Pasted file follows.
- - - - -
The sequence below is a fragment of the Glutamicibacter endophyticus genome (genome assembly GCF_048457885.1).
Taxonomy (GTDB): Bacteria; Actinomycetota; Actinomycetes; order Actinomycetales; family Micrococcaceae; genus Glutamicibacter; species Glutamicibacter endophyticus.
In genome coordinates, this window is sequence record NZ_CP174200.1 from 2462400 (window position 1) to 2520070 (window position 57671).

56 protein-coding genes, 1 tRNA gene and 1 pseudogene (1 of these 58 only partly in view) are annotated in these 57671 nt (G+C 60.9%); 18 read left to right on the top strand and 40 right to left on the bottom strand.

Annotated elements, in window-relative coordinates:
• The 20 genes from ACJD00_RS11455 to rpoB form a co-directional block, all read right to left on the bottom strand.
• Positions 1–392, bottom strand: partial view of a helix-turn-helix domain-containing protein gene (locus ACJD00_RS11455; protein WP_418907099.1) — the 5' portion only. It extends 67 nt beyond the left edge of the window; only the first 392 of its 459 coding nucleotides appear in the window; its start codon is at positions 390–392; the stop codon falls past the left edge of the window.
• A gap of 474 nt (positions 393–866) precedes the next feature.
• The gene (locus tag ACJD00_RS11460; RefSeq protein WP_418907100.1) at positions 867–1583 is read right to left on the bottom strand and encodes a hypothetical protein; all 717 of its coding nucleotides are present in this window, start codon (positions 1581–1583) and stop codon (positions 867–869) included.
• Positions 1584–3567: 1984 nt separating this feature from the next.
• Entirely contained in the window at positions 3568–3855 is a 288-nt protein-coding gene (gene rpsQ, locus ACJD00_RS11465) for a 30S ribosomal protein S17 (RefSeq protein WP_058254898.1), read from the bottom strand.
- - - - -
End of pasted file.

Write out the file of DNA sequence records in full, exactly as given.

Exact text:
The sequence below is a fragment of the Glutamicibacter endophyticus genome (genome assembly GCF_048457885.1).
Taxonomy (GTDB): Bacteria; Actinomycetota; Actinomycetes; order Actinomycetales; family Micrococcaceae; genus Glutamicibacter; species Glutamicibacter endophyticus.
In genome coordinates, this window is sequence record NZ_CP174200.1 from 2462400 (window position 1) to 2520070 (window position 57671).

56 protein-coding genes, 1 tRNA gene and 1 pseudogene (1 of these 58 only partly in view) are annotated in these 57671 nt (G+C 60.9%); 18 read left to right on the top strand and 40 right to left on the bottom strand.

Annotated elements, in window-relative coordinates:
• The 20 genes from ACJD00_RS11455 to rpoB form a co-directional block, all read right to left on the bottom strand.
• Positions 1–392, bottom strand: partial view of a helix-turn-helix domain-containing protein gene (locus ACJD00_RS11455; protein WP_418907099.1) — the 5' portion only. It extends 67 nt beyond the left edge of the window; only the first 392 of its 459 coding nucleotides appear in the window; its start codon is at positions 390–392; the stop codon falls past the left edge of the window.
• A gap of 474 nt (positions 393–866) precedes the next feature.
• The gene (locus tag ACJD00_RS11460; RefSeq protein WP_418907100.1) at positions 867–1583 is read right to left on the bottom strand and encodes a hypothetical protein; all 717 of its coding nucleotides are present in this window, start codon (positions 1581–1583) and stop codon (positions 867–869) included.
• Positions 1584–3567: 1984 nt separating this feature from the next.
• Entirely contained in the window at positions 3568–3855 is a 288-nt protein-coding gene (gene rpsQ, locus ACJD00_RS11465) for a 30S ribosomal protein S17 (RefSeq protein WP_058254898.1), read from the bottom strand.